The struggling days of Suraj seemed over and he was enjoying the sunny days of his life. Money was flowing freely from all sides and he fell for vices as well. Ram hinted at controlling the same but Suraj made strong excuses in his favour. 

The Zamindar was champion in his area of operation and the rise of Suraj was pricking his eyes. He laid a trap with a vigilance officer for a bribery case against his prime enemy.

Unfortunately, Ram was caught in the trap. Suraj was cornered; he could not do anything in this operation. Any stand taken by him at that moment could lead to his arrest as well. He decided to remain silent and not react.


This did not go well with Shobha. She was distressed seeing such a feeble act. She felt Suraj forgot all the pains Ram took over himself during the earlier days. Now when Ram was in deep trouble, Suraj was chilling without remorse. She could not hold back.

She took Suraj’s hand in her hand and said, “You have forgotten all too soon, the things you thought you could never get. You forgot the love and the betrayals alike forgot what you whispered and what you screamed for, forgot what you were.”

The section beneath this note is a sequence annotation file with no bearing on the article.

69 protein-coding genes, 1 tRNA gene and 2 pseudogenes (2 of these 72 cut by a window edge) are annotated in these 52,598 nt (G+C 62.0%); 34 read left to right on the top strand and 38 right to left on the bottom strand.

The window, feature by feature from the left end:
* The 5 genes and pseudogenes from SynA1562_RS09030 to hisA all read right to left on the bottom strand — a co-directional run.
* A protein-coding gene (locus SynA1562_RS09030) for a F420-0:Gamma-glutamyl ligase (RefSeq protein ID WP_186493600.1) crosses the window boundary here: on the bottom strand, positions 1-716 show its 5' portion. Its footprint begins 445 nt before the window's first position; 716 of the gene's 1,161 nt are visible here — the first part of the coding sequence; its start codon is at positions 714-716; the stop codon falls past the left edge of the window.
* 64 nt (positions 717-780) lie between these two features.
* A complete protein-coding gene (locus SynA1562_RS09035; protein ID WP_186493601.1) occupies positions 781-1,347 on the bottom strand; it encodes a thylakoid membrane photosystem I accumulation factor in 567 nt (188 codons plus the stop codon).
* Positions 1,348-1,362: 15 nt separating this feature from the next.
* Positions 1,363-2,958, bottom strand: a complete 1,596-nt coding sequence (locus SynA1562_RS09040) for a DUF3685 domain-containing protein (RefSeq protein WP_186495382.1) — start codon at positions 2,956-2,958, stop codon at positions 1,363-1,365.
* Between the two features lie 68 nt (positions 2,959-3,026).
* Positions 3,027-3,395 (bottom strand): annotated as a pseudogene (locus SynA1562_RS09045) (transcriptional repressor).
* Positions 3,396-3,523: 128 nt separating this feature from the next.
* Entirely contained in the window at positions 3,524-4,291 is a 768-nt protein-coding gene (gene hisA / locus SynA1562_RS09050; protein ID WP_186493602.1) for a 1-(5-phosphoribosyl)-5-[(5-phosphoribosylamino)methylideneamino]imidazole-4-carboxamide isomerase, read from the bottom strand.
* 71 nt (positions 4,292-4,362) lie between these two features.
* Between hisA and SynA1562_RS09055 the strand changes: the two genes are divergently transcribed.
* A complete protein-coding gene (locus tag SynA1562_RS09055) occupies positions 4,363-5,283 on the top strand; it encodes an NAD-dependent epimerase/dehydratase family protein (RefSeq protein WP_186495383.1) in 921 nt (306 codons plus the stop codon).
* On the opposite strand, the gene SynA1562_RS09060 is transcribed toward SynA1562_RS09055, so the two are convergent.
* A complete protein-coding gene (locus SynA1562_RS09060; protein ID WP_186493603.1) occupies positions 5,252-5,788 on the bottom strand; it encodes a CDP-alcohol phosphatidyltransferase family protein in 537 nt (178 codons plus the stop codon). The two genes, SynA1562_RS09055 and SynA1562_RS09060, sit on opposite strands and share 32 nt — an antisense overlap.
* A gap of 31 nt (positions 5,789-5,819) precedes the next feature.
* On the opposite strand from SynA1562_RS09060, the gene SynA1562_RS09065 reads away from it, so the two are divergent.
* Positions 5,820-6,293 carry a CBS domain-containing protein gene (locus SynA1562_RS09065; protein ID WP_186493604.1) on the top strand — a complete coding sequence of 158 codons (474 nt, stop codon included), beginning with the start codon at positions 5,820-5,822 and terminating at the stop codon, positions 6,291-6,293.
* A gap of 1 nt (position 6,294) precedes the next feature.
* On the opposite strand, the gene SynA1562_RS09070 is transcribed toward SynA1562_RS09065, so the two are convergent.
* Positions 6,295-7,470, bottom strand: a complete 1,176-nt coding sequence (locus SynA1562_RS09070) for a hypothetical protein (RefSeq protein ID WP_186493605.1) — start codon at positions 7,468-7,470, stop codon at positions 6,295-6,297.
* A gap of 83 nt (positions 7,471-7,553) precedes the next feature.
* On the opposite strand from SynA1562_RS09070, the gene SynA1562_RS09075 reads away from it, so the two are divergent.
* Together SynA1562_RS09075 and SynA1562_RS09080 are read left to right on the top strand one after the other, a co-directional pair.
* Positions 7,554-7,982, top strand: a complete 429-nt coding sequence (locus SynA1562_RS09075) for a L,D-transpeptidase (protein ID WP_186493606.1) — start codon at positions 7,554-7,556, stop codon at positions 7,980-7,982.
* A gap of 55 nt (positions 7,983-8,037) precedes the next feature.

Shobha stormed out of the house.

Her words felt like the dropping of bombs in his ears. He realized, today, though he was financially well off, he had become very commercial. He had no one around to say his own and the person who followed his words was inside the Jail. These realizations dawned upon Suraj pretty harshly. He was unable to digest the same. 

He went to a bar to settle his nerves. The newer way of life – to booze, to sleep and to forget. However, this pain of emotions was higher than the intoxication of alcohol. Suraj could not sleep despite being heavily drunk. Every word of Shobha pierced his heart and broke it consistently. He knew he was the offender but his ego did not permit him to accept. The sleepless night made him recollect himself and his thoughts, the values he once had in life, his vision.

The next day morning, he went to Ram’s house as he knew he would find his mother there only. He sought pardon from his mother as well as Ram’s wife for the irresponsible behaviour over the fortnight since Ram’s arrest. He promised both to mend his ways and try to connect to the old Suraj that he was once upon a time.

A few calls to affluent people in the society, meetings with a few well-known advocates sought the way out for the release of Ram. He profusely cried and sought pardon from his dear friend for the irresponsible behaviour. Ram true to his name, pardoned his friend and promised to be beside him as loyally as before.

Even Ram put a condition, “You must stop living the luxurious life, you are living now, I am ready to be the friend of my school friend Suraj, who lived for the development of society.”

Suraj agreed. 


Getting back to roots, Suraj found nothing had changed over the years at his village. It was almost nine years, he had moved to the city but the condition in his village had deteriorated further. 

He decided to bring about the change he once dreamt of. He was not financially equipped to carry out his plans.